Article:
Today’s guest blogger, Amy (A.E.) Irwin, is currently co-facilitating two programs with Girls Inc. Irwin is a writer who has also worked in sales, marketing and social work. She has advocated for girls in previous volunteer roles with the American Association of University Women and Big Brothers Big Sisters. 

When I co-facilitated “Work It Out” for a group of 12-14 year-olds, I was up close and personal again with one of the most challenging time periods of my own life:  junior high.  Witnessing the experiences of this generation of girls gave me a deeper perspective on navigating today’s choppy waters of adolescence.

Insecurities run rampant, and for many girls, this sparks an unspoken crisis of confidence.  A girl who was once unafraid to speak up may start questioning her abilities and silencing herself.  Friends become the focal point and source of information and influence.  Bodies and interests change rapidly.  It’s the beginning of experimentation in all its forms.  

Add social media to the equation and it intensifies these experiences.  Everyone’s “onstage.”  There’s constant competition to be perceived as popular and oh-so-important.  Text and Facebook messages can—and are—used to exclude and harass.  As news reports have revealed, it’s all too easy to emotionally distance from any sense of wrongdoing when such messages go too far.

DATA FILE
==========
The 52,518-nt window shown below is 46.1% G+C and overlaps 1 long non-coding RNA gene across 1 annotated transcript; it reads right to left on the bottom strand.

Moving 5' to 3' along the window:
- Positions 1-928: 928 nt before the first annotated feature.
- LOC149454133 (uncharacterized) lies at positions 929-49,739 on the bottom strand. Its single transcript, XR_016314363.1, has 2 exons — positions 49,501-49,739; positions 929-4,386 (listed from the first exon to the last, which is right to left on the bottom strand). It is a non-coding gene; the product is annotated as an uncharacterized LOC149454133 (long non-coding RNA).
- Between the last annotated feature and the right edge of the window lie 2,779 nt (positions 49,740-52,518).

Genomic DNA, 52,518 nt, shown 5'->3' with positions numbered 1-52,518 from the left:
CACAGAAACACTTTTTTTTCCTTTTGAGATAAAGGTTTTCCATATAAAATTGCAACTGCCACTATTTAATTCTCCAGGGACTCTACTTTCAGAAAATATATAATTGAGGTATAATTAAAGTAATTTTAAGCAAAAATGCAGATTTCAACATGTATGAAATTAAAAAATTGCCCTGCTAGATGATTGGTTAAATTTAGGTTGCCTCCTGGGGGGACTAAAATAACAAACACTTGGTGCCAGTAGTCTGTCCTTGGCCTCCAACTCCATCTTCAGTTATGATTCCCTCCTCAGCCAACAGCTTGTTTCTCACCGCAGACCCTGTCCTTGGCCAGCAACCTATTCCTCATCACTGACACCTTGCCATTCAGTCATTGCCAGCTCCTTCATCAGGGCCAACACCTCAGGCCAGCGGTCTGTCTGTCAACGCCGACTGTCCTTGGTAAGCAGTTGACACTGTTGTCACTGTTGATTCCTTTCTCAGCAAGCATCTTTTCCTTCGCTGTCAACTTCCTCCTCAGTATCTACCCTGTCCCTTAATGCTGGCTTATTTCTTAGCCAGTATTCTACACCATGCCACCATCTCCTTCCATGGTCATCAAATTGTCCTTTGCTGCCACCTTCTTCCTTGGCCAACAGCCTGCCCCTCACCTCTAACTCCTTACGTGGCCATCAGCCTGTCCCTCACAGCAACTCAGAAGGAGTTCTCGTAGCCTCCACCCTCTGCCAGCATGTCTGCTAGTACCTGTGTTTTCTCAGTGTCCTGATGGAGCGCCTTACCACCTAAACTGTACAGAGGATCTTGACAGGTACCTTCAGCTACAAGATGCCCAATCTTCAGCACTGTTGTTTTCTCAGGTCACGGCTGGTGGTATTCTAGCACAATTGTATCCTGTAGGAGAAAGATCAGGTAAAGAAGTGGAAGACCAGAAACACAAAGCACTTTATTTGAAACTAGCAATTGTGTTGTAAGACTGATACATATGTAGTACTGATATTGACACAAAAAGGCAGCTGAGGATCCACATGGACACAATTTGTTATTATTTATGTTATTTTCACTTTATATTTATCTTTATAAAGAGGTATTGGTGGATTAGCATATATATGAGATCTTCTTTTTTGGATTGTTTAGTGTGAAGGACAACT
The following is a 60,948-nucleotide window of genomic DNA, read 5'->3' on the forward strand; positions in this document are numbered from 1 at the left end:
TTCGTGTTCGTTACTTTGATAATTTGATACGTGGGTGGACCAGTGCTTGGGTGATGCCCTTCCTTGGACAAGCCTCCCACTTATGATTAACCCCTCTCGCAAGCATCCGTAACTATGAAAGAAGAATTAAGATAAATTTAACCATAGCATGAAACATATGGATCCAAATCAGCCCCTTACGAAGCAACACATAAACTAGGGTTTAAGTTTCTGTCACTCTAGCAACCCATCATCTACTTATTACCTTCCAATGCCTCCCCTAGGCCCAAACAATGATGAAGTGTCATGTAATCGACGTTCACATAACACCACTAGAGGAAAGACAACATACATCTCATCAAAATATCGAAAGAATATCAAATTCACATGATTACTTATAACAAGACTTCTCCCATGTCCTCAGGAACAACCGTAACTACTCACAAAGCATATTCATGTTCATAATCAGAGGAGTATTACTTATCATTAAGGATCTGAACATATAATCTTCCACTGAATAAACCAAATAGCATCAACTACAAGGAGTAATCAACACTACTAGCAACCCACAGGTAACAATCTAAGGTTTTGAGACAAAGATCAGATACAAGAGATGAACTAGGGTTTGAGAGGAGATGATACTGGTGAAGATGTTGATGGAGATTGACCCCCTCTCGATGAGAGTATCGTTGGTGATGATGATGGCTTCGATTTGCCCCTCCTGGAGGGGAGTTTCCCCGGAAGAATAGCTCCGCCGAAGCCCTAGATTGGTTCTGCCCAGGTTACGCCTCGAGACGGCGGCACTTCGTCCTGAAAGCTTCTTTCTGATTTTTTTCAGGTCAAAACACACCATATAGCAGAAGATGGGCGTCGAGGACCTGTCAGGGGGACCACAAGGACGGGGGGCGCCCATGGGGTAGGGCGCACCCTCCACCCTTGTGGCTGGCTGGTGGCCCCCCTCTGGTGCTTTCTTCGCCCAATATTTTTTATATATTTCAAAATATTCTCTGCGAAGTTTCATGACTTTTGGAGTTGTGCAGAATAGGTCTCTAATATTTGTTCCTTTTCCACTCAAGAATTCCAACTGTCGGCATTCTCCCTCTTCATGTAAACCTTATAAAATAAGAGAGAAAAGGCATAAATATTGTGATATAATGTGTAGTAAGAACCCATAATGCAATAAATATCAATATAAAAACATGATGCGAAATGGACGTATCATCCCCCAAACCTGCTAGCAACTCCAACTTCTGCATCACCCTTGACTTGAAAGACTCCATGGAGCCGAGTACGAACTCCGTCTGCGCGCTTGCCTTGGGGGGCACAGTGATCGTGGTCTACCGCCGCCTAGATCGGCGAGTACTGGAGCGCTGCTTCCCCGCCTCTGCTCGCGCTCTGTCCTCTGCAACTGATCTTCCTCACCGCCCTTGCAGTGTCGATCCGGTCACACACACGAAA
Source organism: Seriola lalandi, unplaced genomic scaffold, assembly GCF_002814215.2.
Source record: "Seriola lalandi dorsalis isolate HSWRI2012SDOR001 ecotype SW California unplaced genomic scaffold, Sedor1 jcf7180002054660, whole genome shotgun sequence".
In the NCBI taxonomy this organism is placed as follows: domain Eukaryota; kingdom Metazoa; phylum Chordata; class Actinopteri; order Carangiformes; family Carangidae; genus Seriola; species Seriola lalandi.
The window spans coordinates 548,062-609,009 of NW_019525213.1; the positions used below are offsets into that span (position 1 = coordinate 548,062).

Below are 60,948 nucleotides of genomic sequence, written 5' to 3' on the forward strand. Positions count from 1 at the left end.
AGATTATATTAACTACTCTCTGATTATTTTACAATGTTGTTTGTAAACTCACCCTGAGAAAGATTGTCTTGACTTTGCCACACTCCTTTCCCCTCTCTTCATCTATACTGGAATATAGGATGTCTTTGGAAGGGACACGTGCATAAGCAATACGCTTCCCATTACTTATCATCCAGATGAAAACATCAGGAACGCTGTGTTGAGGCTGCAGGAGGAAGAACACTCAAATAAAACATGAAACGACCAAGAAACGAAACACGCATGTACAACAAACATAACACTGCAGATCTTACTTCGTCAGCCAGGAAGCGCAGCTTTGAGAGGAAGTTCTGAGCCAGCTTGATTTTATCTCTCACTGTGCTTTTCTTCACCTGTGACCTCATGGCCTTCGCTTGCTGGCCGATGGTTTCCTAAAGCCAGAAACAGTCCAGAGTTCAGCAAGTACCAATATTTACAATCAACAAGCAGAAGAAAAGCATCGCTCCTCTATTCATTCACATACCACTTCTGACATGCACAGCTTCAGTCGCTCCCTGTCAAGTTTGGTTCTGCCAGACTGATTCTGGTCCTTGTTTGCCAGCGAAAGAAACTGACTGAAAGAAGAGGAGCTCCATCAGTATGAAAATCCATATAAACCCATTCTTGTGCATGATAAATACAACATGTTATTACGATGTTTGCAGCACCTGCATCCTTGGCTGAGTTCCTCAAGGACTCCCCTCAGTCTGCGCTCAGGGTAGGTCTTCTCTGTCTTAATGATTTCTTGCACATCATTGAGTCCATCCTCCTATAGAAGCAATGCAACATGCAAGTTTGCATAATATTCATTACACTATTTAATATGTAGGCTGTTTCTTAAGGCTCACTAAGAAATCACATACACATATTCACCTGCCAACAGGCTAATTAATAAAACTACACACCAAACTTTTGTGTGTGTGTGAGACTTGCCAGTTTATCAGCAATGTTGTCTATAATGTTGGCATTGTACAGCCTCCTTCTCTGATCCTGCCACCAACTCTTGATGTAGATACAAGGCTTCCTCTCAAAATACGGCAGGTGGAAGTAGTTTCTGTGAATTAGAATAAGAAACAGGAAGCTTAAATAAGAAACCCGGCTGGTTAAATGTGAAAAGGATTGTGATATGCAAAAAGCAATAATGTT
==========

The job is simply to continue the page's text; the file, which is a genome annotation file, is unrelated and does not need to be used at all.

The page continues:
When it came to creating a face-to-face social network, my co-facilitator and I had our group of girls sit in a circle.  Circles naturally create inclusion.  Everyone can be seen.  Everyone can be heard.  In a circle, everyone is equally important. 

Our girls had firsthand experience of this when we had weekly “check-in” periods, in which the girls shared how their days went or what was going on in their lives.  For some of our girls, this was a new experience, one which didn’t easily lend itself to a text message.

When our girls participated in another discussion, they shared information about themselves that no one would have guessed about them.  Our girls learned that we often make snap judgments about others before taking the time to get to know them.  What were we missing when we did this?  A lot.  We’d never get to know someone unless we spent time with them, asked questions, and listened with an open mind. 

Those actions weren’t just the basis for solid friendships.  They formed the basis for conflict resolution, perhaps the most important life skill for anyone.  They also formed the foundation for the best kind of social network:  one that happens in person, where messages can be perceived with our eyes and our hearts.